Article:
After an uneventful breakfast on the seventh day I left for Den Haag.
A little south of Noordwijk there is the town of Katwijk. Though there were a lot of cars with German license plates on them, the first Street at the beach was not occupied by hotels. Instead normal looking houses were the majority. I have seen a lot of people who could be retired, and this place certainly seems like a good way to spend time.
The cycle route LF1 goes through the dunes as close to the sea as possible. In a follow up trip I might start in Den Haag and follow it further south to Zeeland, perhaps even to Brugge, Belgium.
Along the way I also found some very beautiful lakes:
After around 22 km I arrived in Scheveningen, a district of Den Haag. The LF1 led me through a suburb consisting only of villas, that was quite impressive.
The cycling infrastructure there is actually quite bad. The few separate cycle lanes are narrow and often damaged by tree roots. Others have this annoying cobblestone texture. There are many of these barriers to slow down people. There is a particular bad kind without reflective coating and pillars that will hurt a lot if one happened to fall into one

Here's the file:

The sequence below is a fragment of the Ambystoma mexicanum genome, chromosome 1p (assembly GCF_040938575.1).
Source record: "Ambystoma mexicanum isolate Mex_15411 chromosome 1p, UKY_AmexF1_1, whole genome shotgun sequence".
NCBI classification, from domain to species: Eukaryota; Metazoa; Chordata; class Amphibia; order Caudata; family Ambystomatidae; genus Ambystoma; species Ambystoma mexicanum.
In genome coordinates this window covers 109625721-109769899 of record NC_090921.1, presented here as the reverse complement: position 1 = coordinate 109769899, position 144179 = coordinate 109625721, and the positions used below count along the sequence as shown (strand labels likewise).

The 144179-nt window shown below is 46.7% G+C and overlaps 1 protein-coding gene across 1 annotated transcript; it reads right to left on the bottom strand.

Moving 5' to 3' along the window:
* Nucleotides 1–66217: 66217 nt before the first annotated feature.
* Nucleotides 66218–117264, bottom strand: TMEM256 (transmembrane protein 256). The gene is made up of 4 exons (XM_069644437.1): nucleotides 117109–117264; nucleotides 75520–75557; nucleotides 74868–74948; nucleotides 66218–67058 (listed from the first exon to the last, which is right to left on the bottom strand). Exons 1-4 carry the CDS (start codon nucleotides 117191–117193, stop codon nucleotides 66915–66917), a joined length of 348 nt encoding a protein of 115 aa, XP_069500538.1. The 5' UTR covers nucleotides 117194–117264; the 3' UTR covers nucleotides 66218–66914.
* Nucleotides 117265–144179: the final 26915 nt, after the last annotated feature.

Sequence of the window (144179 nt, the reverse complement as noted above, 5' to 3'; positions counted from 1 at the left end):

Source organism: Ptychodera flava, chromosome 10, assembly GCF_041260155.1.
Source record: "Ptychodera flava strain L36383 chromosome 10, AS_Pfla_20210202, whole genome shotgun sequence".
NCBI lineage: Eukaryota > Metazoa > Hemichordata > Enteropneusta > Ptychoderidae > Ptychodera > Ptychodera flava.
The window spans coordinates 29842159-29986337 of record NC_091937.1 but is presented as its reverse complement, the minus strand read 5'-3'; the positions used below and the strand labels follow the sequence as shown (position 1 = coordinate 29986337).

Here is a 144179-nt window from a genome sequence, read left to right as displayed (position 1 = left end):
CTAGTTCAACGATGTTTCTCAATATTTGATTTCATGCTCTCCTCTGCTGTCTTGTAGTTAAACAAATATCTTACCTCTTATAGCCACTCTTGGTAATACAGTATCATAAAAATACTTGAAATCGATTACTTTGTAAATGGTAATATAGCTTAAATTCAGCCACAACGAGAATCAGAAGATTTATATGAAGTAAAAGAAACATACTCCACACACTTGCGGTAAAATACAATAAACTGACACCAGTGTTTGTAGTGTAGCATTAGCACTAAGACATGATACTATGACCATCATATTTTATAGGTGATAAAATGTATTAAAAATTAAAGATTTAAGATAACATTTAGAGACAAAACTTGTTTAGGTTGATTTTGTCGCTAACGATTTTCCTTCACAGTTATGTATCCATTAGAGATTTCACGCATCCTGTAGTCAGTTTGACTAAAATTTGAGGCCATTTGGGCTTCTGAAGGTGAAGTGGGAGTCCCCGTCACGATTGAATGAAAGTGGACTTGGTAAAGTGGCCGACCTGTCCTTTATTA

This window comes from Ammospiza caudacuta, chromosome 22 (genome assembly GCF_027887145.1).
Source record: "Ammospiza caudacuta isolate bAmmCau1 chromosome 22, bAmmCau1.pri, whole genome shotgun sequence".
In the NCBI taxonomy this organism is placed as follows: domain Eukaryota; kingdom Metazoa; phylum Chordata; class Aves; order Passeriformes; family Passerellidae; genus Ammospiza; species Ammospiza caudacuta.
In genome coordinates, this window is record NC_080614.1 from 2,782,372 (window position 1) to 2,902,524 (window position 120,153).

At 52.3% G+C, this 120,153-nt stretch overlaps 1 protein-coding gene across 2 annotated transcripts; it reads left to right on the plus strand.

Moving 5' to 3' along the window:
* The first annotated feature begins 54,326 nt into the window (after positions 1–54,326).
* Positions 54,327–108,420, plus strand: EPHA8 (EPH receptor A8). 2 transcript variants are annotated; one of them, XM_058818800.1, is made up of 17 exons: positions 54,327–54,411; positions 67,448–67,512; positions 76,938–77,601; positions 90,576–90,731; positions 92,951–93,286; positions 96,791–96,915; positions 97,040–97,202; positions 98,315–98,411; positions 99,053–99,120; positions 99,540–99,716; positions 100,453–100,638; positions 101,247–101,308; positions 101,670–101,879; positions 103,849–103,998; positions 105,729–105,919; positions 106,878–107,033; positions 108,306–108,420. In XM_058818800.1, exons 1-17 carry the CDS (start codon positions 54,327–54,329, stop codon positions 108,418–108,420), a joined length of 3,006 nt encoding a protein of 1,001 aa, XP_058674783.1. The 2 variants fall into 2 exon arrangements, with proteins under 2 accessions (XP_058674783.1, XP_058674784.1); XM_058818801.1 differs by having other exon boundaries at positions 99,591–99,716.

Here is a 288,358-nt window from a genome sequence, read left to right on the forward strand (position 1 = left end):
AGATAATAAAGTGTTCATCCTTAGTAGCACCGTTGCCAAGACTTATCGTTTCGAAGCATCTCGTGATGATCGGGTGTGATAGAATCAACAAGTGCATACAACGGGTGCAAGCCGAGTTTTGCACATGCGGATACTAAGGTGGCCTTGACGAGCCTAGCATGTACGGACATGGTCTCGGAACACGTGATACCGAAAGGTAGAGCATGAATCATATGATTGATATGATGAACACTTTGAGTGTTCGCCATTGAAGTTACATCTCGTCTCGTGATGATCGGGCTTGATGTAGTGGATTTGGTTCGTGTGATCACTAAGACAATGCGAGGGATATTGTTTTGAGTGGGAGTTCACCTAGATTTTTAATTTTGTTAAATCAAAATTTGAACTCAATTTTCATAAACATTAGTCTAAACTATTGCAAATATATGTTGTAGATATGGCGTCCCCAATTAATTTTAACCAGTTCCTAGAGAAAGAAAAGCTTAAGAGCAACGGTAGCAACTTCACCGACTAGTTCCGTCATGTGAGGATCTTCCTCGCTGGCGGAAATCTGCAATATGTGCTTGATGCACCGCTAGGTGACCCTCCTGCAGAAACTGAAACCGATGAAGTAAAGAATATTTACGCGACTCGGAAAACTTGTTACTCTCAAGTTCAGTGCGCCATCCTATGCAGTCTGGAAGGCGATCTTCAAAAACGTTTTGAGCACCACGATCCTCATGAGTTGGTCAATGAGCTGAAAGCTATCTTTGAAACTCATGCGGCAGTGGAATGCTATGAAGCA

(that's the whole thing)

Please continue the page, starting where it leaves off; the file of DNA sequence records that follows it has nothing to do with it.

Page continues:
This one is right on the LF1 route. There is loose foliage and little pieces of wood, I almost fell from my bike while passing this damn thing. So even for my German standard this is sub par.
The hostel that I booked for the night is located somewhat close to the beach, the Jorplace Beach Hostel. I arrived too early to check in right away as the bike trip was not as long as the ones to Amsterdam or Noordwijk have been. Luckily all hostels have a luggage room where you can just leave your luggage unattended until you check in.
I have been sitting at the beach during the day. With the sun out it was still fresh in the wind but very enjoyable. Also it had been a good opportunity to proofread my draft of this article.